Originally posted on Variety:
A “tir” is a tractor trailer, and Alberto Fasulo’s “Tir” is a docu-style drama about an ex-teacher-turned-trucker who misses home but is reluctant to give up his now-higher salary. Docu helmer Fasulo, in his first fiction pic, captures the tedium of life in a trucker’s cab, the powerlessness felt by drivers sent hither and thither by dispatchers, and the toll life on the road takes on those back home. Solid, intermittently engrossing yet rarely vital, “Tir” does perhaps too good a job of showing the boredom of the long haul. Rome’s top prize will ensure fest bookings.
The award was likely given as much for the message as for the pic itself, which — though well made and acted with impressive authenticity by Branko Zavrsan — feels slight in comparison with the irony implied by a system where a trucker (an unquestionably essential job) has more security than a teacher. Branko (Zavrsan, “No Man’s Land”) and Maki (Marijan Sestak) share duties in their truck, criss-crossing Europe with various loads, struggling to keep sleepiness at bay.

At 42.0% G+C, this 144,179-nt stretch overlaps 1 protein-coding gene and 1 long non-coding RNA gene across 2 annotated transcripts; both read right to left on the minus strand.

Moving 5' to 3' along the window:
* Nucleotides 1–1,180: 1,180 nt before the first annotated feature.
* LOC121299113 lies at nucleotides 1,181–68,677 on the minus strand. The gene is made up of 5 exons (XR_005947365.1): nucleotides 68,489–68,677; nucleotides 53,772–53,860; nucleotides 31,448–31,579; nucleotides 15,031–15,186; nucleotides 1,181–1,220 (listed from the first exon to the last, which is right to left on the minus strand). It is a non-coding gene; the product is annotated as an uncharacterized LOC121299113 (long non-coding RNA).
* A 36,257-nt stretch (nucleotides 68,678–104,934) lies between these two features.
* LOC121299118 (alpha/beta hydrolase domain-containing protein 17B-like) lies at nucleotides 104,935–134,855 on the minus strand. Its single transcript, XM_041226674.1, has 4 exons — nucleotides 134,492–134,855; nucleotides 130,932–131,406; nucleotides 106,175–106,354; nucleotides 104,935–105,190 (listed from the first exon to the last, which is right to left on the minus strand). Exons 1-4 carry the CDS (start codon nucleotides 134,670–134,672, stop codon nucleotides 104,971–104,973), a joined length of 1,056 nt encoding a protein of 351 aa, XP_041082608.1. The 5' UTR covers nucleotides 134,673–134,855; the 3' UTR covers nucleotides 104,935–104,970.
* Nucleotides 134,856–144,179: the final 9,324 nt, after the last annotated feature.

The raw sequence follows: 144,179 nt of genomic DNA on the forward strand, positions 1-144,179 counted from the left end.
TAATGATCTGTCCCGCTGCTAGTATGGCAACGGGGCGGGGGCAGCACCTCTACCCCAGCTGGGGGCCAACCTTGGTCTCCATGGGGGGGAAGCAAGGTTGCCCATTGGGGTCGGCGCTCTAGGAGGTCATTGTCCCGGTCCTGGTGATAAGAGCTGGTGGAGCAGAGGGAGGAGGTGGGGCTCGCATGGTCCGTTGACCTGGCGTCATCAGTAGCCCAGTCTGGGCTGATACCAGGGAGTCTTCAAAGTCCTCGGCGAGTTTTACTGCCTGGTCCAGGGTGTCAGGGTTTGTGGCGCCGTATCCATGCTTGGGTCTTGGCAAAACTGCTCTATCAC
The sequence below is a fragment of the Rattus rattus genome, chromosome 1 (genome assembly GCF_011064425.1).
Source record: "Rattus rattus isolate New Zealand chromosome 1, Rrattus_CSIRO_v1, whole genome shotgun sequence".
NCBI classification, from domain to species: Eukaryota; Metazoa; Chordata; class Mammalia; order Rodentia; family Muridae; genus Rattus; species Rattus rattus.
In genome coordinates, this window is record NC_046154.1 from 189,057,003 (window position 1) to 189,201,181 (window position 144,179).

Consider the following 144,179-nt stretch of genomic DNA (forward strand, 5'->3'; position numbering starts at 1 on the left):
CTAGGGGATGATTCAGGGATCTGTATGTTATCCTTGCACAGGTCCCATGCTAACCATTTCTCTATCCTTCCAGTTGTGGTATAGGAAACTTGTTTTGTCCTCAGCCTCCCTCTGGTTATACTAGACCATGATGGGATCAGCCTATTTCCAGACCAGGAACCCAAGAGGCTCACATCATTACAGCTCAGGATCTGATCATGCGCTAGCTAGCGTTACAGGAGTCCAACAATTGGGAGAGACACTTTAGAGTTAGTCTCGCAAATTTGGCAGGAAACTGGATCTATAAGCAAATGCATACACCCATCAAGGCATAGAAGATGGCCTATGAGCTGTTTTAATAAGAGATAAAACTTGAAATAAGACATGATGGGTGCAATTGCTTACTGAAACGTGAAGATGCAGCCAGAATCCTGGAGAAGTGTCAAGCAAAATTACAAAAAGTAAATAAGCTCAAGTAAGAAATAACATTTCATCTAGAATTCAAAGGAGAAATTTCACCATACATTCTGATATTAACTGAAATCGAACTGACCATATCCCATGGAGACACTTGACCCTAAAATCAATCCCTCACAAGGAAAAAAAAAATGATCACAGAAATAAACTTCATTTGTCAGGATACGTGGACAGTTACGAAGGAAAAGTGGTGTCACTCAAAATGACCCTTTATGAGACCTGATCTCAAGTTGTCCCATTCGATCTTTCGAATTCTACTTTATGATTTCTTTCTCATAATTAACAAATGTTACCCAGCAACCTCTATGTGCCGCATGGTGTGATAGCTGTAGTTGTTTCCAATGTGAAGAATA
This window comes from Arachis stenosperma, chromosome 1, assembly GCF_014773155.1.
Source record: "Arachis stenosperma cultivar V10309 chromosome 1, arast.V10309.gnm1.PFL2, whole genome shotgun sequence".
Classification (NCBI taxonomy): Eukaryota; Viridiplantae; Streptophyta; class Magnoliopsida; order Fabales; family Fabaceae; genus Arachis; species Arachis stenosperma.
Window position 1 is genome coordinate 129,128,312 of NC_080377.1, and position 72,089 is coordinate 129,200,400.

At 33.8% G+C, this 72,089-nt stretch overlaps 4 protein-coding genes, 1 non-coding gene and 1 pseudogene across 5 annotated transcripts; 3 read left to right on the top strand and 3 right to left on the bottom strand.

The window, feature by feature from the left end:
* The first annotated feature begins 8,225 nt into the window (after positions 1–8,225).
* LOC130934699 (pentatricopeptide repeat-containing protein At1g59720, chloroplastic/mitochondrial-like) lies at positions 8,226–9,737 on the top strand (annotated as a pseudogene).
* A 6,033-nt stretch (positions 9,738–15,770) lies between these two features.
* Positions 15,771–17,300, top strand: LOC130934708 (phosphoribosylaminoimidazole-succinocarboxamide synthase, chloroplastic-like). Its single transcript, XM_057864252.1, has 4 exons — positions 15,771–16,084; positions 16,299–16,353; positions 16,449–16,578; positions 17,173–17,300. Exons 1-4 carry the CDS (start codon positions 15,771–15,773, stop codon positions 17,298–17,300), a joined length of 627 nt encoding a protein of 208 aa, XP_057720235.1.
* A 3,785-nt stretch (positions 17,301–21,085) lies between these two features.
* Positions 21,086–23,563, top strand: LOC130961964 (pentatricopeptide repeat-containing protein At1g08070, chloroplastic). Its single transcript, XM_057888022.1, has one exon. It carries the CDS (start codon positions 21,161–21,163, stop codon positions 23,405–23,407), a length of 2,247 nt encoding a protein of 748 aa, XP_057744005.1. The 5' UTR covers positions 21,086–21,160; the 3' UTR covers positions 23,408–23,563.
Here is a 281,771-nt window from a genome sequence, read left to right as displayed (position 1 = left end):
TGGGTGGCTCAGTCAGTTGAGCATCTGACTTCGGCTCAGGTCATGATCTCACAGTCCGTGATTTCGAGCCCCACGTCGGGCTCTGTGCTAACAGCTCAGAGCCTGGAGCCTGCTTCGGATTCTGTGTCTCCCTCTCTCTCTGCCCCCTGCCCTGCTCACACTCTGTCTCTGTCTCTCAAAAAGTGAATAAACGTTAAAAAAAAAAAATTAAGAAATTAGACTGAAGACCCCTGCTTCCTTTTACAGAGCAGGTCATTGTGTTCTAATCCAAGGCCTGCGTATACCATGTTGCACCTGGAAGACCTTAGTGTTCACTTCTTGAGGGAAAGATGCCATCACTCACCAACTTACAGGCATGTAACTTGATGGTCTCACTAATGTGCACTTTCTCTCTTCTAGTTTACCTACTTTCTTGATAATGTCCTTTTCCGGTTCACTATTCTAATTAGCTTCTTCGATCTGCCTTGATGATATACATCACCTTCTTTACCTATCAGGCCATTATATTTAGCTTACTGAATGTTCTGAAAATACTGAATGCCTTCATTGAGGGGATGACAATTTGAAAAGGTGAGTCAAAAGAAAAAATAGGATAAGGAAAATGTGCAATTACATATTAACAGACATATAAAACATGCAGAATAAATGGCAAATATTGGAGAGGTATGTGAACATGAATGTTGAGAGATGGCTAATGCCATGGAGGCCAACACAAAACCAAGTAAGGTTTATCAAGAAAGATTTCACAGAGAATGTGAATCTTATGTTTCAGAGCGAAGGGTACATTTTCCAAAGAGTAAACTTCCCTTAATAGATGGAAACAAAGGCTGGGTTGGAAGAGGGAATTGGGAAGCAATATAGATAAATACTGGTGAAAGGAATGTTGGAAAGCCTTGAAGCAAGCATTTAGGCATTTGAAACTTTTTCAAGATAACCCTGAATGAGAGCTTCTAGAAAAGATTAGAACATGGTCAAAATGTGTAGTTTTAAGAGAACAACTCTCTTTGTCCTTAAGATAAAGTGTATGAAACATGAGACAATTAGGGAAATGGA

Branko and wife Isa (Lucka Pockaj, only heard via telephone) were teachers back home, but his inability to find stable work led him into trucking, where he now earns three times what he would make in school. Through cell-phone conversations with Isa, viewers get wind of the tension engendered by their weeks if not months apart. Life is passing him by: Isa tells him of her activities and he hears his new grandson, yet he’s in France moving potatoes, with no vested interest in his container’s contents.